Workers’ Compensation Hawaii covers two-thirds of a disabled employee’s salary while they are unable to work, as well as any necessary medical treatment and vocational training if the employee meets requirements and is unable to resume their former job activities as a result of their injury. Workers can also receive permanent partial or total disability benefits if they are permanently disabled.
4. Employment Practices Liability Insurance
Although EPLI isn’t mandatory in Hawaii, more and more businesses are purchasing Employment Practices Liability Insurance, or EPLI, to protect themselves against potential lawsuits and claims made by their own employees. EPLI covers legal fees and other costs incurred when an employee files a workplace rights violation like discrimination, wrongful termination, or sexual harassment.
Covering Your Bases
Hawaii’s numerous insurance requirements and tough regulatory environment can make managing compliance and handling employee paperwork overwhelming, but it doesn’t have to be. There are things you can do to ease the compliance burden and even reduce business costs.
Familiarizing yourself with Hawaii’s different insurance requirements is a great first step. Looking for an HR partner to satisfy your insurance needs all in one place is also a step in the right direction—from health care coverage and EPLI, to Workers’ Compensation Insurance and TDI.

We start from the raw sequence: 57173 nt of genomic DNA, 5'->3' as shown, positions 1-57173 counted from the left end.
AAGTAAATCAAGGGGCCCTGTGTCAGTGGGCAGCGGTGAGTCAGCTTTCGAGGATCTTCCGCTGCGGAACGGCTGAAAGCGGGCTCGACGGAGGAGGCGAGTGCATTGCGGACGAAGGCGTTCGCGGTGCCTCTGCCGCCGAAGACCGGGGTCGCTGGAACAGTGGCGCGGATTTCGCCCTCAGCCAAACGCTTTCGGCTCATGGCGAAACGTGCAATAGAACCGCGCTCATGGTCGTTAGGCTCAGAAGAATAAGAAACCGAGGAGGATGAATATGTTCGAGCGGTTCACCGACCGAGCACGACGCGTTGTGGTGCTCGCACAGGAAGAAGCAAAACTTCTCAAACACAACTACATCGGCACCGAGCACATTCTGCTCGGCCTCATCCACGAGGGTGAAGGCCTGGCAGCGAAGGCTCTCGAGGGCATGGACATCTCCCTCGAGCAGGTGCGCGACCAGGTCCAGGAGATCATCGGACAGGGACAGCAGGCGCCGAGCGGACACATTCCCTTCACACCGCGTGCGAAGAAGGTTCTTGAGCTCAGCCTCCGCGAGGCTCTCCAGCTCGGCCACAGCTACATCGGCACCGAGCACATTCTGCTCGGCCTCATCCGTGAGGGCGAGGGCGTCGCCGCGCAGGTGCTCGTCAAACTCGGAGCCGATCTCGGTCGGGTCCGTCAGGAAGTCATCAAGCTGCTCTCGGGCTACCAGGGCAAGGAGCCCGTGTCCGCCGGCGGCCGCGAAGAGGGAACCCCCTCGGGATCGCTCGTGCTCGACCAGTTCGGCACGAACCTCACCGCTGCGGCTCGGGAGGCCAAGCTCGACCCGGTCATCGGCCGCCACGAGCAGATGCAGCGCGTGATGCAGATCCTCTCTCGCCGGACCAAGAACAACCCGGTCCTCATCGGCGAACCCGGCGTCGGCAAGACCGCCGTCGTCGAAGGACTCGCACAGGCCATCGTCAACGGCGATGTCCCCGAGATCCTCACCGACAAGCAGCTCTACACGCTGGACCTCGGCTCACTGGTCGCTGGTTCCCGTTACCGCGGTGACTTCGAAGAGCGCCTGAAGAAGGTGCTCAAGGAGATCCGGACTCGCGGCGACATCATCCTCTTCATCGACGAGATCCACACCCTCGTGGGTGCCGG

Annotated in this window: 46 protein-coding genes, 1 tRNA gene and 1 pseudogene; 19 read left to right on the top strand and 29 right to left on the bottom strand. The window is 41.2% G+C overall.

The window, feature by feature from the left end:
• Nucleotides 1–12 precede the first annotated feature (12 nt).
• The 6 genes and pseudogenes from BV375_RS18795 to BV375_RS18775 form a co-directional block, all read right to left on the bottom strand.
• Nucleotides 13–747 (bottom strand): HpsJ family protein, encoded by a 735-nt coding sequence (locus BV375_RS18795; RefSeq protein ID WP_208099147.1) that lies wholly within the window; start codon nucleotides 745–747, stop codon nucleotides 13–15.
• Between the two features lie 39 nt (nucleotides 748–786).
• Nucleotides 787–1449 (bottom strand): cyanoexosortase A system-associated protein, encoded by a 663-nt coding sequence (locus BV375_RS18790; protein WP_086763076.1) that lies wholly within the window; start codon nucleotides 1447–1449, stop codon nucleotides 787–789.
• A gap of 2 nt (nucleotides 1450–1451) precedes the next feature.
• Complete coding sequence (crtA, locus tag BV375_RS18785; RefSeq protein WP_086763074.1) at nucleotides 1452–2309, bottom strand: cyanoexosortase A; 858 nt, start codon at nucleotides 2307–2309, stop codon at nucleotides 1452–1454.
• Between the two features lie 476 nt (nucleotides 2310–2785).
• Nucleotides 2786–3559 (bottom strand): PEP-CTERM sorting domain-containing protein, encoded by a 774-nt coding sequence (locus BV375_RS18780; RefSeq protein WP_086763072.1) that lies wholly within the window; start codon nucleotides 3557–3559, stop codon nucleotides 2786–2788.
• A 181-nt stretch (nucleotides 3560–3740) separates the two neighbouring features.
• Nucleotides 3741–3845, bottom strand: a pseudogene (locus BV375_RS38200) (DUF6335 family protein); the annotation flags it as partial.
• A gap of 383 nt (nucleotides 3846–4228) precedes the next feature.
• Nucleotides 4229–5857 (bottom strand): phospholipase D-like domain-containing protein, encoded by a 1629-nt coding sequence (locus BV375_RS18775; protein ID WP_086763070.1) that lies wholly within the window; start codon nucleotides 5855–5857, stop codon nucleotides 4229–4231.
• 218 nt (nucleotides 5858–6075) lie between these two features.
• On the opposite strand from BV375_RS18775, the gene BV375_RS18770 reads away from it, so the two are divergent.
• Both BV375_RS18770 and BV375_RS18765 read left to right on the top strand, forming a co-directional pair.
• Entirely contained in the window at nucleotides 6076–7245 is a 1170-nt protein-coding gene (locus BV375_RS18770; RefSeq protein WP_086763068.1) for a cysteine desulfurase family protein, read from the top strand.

Not only can the right HR partner provide the benefits, coverage, and expertise you need to manage your business and employees well, some partners can also:
- Help lower your insurance premiums. How? By leveraging their large buying power to negotiate the best health care rates available, and by offering in-house Workers’ Compensation and TDI underwriting. This means you can provide employees with the best benefits that keep your business competitive while also saving money.
- Provide claims management expertise. Why does this matter? When an employee files a Workers’ Compensation or TDI claim, an HR partner can pick-up the work that would otherwise fall on your shoulders, from filling out the paperwork and processing the claim, to calling doctors on your behalf. They do the tedious work of keeping you compliant so you can focus on your core business.
- Minimize risk and prevent costly compliance issues. In just one year, Workers’ Compensation claims costed Hawaii businesses over $300,000,000. Safety training programs and mock audits can help you prevent accidents, keep employees safe, and avoid hefty non-compliance fines.
Insurance is a necessary part of doing business, but it doesn't have to break your wallet. At the end of the day, both insurance products and the coverage they offer can provide peace of mind for both employers and employees alike.
Learn how ProService Hawaii can help you manage your insurance requirements, shrink your labor costs, and make 2019 the best year yet . Visit https://info.proservice.com/guarantee for details.